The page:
O'Malley marches toward future

Musical mayor jams at fund-raiser while fans ponder next step

March 12, 2001|By Scott Calvert | Scott Calvert,SUN STAFF

Baltimore's mayor jauntily strummed his green guitar and belted out one Irish folk tune after another at Hammerjacks yesterday. Clad in suit and tie, he smiled as he and his mates in O'Malley's March grooved for an hour at his first fund-raiser since taking office 15 months ago.

On the club's wooden dance floor, many of the 2,700 or so people who paid $35 for the pleasure rocked on their heels or sang along or clapped as if they were at any rock concert.

As they did, many speculated on what Martin O'Malley's next tune would be, politically speaking. Would he serve out his first five-year term as mayor? Or would he take advantage of stratospheric poll ratings and a spate of good fortune to run for governor next year?

A smattering of interviews with O'Malley supporters revealed a range of opinions, but most thought a bid for the governor's seat next year was unlikely or unthinkable. He's too valuable to the city right now, they agreed.

"I think the city of Baltimore would look at him as a traitor," said Max Elsman, a social services worker who volunteered for O'Malley in 1999.

O'Malley, 38, was mum on the subject, addressing the throng only between riffs and then mostly saying things like, "You having a good time?" But after the gig he made no attempt to kill the buzz that's rising like the wail of bagpipes.

"I'm making this city safe, and I'm picking up trash," he said in a brief interview as he accepted accolades and shook hands with his fans. "I'm focusing on being the best mayor I can be."

His campaign's fund-raising consultant, Colleen Martin-Lauer, put it this way: "We're raising money for whatever race he decides to run."

Yesterday's event at the club on Guilford Avenue grossed about $95,000, thanks to a capacity crowd.

A second, more expensive fund-raiser is scheduled for April 25 at PSINet Stadium. That is expected to bring out the movers and shakers and bring in several hundred thousand dollars.

The fund-raiser was part pre-St. Patrick's Day party, part bar-band jam and part celebration of O'Malley's largely successful first year in office.

It was billed as an event for the average citizen, but O'Malley made sure to acknowledge prominent politicians like U.S. Rep. Elijah E. Cummings, a Baltimore Democrat, and several county executives, including Anne Arundel's Janet S. Owens and Montgomery's Douglas M. Duncan, a possible gubernatorial candidate.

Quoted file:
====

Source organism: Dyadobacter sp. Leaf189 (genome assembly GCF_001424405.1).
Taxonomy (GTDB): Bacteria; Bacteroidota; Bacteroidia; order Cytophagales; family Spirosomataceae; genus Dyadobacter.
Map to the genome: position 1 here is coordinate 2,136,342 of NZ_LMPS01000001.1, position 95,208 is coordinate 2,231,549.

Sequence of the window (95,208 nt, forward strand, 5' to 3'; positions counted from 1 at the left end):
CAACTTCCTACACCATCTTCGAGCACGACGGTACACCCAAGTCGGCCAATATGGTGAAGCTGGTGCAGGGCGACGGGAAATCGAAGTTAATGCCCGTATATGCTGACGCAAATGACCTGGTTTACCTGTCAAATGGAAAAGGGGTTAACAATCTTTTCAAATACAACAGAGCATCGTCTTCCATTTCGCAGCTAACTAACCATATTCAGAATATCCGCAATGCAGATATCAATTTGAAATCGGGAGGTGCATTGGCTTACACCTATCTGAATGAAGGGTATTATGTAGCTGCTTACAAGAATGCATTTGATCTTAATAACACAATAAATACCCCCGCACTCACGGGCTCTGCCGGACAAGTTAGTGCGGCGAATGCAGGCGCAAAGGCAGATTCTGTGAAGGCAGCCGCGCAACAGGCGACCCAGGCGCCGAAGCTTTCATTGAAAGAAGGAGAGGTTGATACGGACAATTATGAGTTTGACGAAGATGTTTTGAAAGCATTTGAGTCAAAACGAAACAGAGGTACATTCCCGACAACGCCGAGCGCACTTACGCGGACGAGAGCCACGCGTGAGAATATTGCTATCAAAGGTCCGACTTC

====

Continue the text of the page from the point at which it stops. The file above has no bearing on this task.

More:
Veronica Kimmitt, a Realtor in Fells Point, said she has seen "a big change" since O'Malley's election, pointing to a homicide rate that dipped below 300 last year for the first time in a decade.

"People really believe in the city now," she said. "They just want to come back. He's made it even better." Big problems may remain, she said, "but there's hope."

Elsman, who knew O'Malley the musician before he knew him as a politician, said the mayor's man-of-the-people charisma has done wonders for the city and its image.

"God knows it helps," he said. "It doesn't generate $20 million [the size of the city's budget deficit] or make crime go away, but it's an enormous asset."

Even moves that caused O'Malley trouble were cast yesterday as proof that he is not the typical politician.

One example was his tirade after State's Attorney Patricia C. Jessamy dropped a police corruption case.

"That's a real person," said John Sciscione, who bought a ticket though he lives in Perry Hall. "Everyone else would be worried about the consequences and this and that. He doesn't."

Talib Horne, who works for East Harbor Village Center, a nonprofit group trying to revitalize East Baltimore, said, "I hope he stays to finish what he started. I think he's a damn good mayor."

Horne said life in East Baltimore is improving "slowly but surely -- it's like a pride thing coming back." Still, he said he would understand if O'Malley wanted to run for governor "while the iron's hot."

O'Malley, who said he eschewed his trademark sleeveless, black T-shirt because an editorial cartoon made fun of it, said he is focused on the present, which he called "Baltimore's time." "We're not going to squander it," he told the audience. "We're going to work our hardest to get this city turned around."

Even his lyrics seemed to echo his message of optimism. "There are no more tears," he sang at one point, "there's no sorrow."

About 3 o'clock, the mayor put down his guitar, ordered a Guinness and prepared to head off to the band's second gig of the day. As he strode away, on came the next act, Bobby & the Believers.

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